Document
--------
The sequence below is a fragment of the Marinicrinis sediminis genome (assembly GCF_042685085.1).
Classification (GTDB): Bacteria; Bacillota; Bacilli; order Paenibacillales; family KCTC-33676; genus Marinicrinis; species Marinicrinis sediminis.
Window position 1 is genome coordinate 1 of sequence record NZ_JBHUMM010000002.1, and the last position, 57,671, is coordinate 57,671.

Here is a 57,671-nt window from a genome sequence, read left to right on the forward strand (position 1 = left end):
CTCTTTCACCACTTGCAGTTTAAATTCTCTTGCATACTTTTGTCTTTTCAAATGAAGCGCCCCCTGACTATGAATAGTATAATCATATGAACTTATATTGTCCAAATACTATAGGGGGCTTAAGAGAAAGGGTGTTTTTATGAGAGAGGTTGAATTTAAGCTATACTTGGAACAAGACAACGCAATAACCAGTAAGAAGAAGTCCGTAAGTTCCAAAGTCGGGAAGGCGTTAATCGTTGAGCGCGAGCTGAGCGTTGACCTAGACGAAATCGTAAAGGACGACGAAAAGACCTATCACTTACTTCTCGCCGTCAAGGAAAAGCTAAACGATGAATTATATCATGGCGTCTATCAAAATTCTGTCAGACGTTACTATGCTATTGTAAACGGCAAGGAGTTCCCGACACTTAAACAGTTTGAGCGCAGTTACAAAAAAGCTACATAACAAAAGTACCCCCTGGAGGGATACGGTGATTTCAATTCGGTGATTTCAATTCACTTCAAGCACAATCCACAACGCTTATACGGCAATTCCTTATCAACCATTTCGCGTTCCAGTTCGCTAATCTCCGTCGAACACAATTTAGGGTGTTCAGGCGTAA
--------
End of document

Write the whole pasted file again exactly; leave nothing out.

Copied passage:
The sequence below is a fragment of the Marinicrinis sediminis genome (assembly GCF_042685085.1).
Classification (GTDB): Bacteria; Bacillota; Bacilli; order Paenibacillales; family KCTC-33676; genus Marinicrinis; species Marinicrinis sediminis.
Window position 1 is genome coordinate 1 of sequence record NZ_JBHUMM010000002.1, and the last position, 57,671, is coordinate 57,671.

Here is a 57,671-nt window from a genome sequence, read left to right on the forward strand (position 1 = left end):
CTCTTTCACCACTTGCAGTTTAAATTCTCTTGCATACTTTTGTCTTTTCAAATGAAGCGCCCCCTGACTATGAATAGTATAATCATATGAACTTATATTGTCCAAATACTATAGGGGGCTTAAGAGAAAGGGTGTTTTTATGAGAGAGGTTGAATTTAAGCTATACTTGGAACAAGACAACGCAATAACCAGTAAGAAGAAGTCCGTAAGTTCCAAAGTCGGGAAGGCGTTAATCGTTGAGCGCGAGCTGAGCGTTGACCTAGACGAAATCGTAAAGGACGACGAAAAGACCTATCACTTACTTCTCGCCGTCAAGGAAAAGCTAAACGATGAATTATATCATGGCGTCTATCAAAATTCTGTCAGACGTTACTATGCTATTGTAAACGGCAAGGAGTTCCCGACACTTAAACAGTTTGAGCGCAGTTACAAAAAAGCTACATAACAAAAGTACCCCCTGGAGGGATACGGTGATTTCAATTCGGTGATTTCAATTCACTTCAAGCACAATCCACAACGCTTATACGGCAATTCCTTATCAACCATTTCGCGTTCCAGTTCGCTAATCTCCGTCGAACACAATTTAGGGTGTTCAGGCGTAA